The agricultural farm Il Pucino started its activity in 1997 with an experimental cultivation of Aloe Arborescens on the coastal lands of the north-eastern city of Trieste.
Due to climatic reasons, in 2000 it was transferred to Valderice, Sicily (in the province of Trapani), a few metres from the sea, in an optimal environment, far from any possible contaminations.
Since then, thanks to an attentive selection of the best varieties of the plant and to an ever growing market demand, the cultivation has expanded greatly, so much so as to become the largest open-air cultivation of Aloe Arborescens in Italy, with 10.000 plants and yielding aproximately 2000kg of fresh leaves per month.
Both cultivation and production comply with the European law on organic farming and are certified as "bio" by the Mediterranean Certifying Institute (IMC).
The farm follows the entire production process: on a weekly basis, immediately after each harvest, the leaves are sent to the laboratories based in Trieste, where production takes place. The commercial offices are situated here also; the product obtained is thus packaged and shipped by means of an express courier within 24-48 to the entire Italian peninsula.
In the past 10 years the farms endeavour has been concentrated on reaching a level of excellence in all the phases of activity, from the crop to the final product, in order to guarantee quality and freshness.
Aloe arborescens Miller, belonging to the Aloe genus (Liliaceae family), is one of the main varieties of Aloe used worldwide. It is commercially grown in South America (Brazil and Uruguay), South Africa and some Asian countries.
The plant has a woody stem and in its natural state grows into a multi-headed shrub, up to 3-4m high bearing deep red-orange flowers (December-January).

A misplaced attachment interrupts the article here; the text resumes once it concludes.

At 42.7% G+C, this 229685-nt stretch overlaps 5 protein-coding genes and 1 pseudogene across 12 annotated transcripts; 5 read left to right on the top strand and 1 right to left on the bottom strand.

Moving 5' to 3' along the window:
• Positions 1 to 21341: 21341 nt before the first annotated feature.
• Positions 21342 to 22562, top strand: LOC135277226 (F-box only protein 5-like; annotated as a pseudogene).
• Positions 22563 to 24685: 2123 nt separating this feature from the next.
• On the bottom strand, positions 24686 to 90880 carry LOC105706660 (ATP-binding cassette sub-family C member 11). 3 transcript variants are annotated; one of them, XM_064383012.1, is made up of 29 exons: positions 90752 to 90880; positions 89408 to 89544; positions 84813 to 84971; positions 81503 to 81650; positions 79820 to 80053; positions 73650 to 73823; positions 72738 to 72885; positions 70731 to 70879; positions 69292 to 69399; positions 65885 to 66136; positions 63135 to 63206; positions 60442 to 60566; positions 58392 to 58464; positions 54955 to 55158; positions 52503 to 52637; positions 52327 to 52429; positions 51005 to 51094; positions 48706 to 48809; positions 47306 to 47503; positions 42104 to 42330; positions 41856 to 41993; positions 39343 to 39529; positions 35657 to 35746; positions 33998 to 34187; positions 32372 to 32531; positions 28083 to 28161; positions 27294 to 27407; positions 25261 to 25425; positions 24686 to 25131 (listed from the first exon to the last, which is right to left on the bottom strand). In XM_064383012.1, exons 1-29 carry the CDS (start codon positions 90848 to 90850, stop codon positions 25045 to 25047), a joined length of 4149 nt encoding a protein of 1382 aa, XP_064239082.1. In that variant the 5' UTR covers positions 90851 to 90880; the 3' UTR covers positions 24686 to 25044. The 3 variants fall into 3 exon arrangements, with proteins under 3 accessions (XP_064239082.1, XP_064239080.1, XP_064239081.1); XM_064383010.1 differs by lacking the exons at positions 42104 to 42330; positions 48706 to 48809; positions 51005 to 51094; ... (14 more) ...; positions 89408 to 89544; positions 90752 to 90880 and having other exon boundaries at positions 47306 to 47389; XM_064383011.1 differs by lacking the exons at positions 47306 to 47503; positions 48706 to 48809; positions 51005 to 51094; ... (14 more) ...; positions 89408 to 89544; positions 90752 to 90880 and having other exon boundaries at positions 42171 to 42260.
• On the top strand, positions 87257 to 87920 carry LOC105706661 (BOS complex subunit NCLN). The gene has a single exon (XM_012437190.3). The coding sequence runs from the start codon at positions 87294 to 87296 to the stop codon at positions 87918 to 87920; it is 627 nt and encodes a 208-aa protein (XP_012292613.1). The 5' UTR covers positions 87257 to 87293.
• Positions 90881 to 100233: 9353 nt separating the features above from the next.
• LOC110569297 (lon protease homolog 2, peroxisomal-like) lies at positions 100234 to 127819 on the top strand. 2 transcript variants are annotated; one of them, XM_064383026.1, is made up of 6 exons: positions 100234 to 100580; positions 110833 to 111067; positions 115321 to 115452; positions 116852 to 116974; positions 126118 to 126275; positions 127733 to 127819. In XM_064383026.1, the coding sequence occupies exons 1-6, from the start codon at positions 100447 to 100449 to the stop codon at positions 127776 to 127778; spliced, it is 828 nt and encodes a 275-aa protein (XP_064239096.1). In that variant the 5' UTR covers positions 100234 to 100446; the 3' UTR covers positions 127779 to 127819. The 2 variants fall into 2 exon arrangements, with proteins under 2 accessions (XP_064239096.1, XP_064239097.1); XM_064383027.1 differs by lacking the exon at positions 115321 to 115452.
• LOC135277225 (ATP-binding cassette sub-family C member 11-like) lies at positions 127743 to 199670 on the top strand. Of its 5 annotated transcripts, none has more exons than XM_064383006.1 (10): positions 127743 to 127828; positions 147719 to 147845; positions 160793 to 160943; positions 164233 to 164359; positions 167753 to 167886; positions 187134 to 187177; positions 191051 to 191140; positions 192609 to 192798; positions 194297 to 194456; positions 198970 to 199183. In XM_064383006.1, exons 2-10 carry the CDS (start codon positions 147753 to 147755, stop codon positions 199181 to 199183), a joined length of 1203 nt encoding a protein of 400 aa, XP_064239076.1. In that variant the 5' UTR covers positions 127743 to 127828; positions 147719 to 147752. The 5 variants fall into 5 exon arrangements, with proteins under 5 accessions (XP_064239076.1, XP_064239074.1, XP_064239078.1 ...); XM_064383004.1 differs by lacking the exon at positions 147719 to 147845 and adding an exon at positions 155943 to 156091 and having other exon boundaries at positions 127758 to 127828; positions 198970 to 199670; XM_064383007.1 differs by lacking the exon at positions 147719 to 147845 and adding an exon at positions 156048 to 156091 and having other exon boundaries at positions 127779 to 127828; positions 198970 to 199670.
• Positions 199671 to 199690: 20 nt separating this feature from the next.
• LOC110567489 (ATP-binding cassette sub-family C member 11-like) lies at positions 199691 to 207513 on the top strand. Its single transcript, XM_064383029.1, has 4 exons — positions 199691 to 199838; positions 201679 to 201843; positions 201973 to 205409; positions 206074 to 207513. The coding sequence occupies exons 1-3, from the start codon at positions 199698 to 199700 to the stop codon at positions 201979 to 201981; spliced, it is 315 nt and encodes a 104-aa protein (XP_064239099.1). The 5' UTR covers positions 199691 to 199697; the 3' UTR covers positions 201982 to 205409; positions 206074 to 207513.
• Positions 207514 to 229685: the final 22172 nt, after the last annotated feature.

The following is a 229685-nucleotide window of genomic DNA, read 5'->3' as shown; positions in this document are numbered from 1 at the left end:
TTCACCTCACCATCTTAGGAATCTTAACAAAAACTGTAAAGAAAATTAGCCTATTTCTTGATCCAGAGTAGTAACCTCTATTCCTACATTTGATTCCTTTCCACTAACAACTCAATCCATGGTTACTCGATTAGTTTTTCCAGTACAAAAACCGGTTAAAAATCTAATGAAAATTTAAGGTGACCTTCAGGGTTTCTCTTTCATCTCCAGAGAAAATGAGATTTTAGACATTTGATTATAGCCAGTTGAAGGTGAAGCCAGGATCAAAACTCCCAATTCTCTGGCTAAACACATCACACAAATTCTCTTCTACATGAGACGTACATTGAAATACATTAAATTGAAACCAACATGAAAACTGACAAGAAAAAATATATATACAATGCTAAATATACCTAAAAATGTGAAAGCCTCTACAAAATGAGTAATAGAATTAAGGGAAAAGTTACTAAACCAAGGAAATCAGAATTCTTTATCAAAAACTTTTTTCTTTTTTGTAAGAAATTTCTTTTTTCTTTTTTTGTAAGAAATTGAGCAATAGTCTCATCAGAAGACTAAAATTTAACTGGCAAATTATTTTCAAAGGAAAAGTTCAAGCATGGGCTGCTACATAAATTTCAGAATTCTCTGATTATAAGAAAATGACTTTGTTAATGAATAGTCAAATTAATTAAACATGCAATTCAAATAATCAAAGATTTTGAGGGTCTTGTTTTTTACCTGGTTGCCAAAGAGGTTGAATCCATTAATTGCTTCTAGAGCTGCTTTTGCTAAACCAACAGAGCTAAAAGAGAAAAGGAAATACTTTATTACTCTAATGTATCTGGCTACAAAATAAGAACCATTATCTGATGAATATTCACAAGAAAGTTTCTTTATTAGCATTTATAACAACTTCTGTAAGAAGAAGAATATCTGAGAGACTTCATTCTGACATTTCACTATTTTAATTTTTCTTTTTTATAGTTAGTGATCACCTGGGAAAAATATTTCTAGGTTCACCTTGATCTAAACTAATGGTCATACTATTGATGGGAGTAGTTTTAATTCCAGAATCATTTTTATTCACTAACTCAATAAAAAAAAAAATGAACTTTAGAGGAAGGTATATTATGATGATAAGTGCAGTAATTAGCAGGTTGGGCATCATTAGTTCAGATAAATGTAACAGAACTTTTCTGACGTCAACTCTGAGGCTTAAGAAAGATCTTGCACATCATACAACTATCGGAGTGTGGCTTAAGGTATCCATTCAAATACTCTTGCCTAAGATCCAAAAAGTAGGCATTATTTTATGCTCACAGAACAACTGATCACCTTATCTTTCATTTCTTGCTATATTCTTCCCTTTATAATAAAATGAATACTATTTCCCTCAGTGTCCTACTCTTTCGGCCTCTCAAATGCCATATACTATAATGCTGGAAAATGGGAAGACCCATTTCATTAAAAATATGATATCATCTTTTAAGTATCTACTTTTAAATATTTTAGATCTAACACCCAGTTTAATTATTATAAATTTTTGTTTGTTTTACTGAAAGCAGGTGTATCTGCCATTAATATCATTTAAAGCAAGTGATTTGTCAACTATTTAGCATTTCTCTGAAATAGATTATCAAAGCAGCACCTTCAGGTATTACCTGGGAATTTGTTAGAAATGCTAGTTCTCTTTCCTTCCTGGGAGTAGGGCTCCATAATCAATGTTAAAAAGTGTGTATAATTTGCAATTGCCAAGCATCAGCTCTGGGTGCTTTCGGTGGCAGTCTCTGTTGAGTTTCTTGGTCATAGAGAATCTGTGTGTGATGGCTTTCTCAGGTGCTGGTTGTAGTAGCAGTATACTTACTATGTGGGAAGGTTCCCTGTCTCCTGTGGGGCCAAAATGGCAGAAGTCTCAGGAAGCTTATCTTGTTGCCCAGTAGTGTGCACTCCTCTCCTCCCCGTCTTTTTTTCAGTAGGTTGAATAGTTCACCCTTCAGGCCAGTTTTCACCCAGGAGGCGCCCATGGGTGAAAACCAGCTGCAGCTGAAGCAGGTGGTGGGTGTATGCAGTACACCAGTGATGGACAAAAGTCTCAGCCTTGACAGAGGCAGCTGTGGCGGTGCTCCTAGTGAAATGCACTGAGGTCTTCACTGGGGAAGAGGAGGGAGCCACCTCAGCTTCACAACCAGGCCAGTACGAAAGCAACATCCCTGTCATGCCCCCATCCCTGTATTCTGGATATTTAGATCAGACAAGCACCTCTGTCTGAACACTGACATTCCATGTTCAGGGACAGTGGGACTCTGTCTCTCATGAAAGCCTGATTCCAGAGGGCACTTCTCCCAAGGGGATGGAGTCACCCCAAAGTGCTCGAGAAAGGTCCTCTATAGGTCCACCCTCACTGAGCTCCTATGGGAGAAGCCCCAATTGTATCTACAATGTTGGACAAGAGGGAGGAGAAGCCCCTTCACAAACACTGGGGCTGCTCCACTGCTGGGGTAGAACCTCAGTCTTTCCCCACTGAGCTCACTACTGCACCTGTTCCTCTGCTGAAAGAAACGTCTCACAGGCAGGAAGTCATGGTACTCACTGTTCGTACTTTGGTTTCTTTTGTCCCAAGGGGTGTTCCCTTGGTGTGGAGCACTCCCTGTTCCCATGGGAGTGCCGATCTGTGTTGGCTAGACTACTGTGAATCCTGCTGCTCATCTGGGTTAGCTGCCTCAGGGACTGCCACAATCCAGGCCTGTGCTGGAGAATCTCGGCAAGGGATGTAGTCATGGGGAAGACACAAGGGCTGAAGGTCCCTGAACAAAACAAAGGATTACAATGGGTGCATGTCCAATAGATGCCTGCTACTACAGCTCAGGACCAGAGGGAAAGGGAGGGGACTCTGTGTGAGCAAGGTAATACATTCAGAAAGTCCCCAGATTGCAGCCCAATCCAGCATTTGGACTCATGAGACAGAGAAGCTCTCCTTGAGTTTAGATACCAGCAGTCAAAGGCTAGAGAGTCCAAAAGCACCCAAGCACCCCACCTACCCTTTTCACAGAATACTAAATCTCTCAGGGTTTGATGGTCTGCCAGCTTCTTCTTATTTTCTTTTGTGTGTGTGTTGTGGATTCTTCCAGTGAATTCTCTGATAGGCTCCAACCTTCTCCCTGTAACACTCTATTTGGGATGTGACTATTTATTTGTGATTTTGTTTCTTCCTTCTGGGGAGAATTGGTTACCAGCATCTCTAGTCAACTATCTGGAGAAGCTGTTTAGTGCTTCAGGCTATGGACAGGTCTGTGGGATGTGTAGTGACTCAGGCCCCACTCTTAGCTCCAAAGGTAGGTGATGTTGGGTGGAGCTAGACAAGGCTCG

Although less recognised than the more common Aloe vera, primarily due to its slower growth and development, and the smaller quantity of gel in its leaves, Aloe arborescens is known to be richer in benefcial phytotherapeutic, anticancer, and radio-protective properties. It is commonly used as a pharmaceutical ingredient for its effect in burn treatment and ability to increase skin wound healing properties.
The concentrated active extract from Aloe arborescens shares some therapeutical properties with the well-known and studied Aloe vera and is commonly used in medicinal applications to treat burn wounds and help accelerating the healing process of the skin.
Recent studies have demonstrated that Aloe arborescens has immunostimulating activity in animal trials, and it was found to have benefcial phytotherapeutic and anticancer properties.
It is known that the anticancer properties of Aloe arborescens depend not only on its immuno-modulatory effect, but also on a direct inhibition of cancer cell proliferation.
It remained little known and used in only some cultural alternative therapies until the 1990s when Father Romano Zago, an Brazilian priest of Italian origins, found an old Brazilian recipe.
The recipe used the entire leaf of Aloe Arborescens grounded and mixed with honey and a grain distillate.
After sharing it with people in his local community with positive results, he begun to share his findings through interviews and conferences that culminated with a book which stated emphatically that cancer can be cured.
Some of its most important properties are:
- anti-inflammatory and pain-killing
- anti-bacterial, antimycotic, anti-viral
- blood detoxifying
- possible anti-carcinogenic activity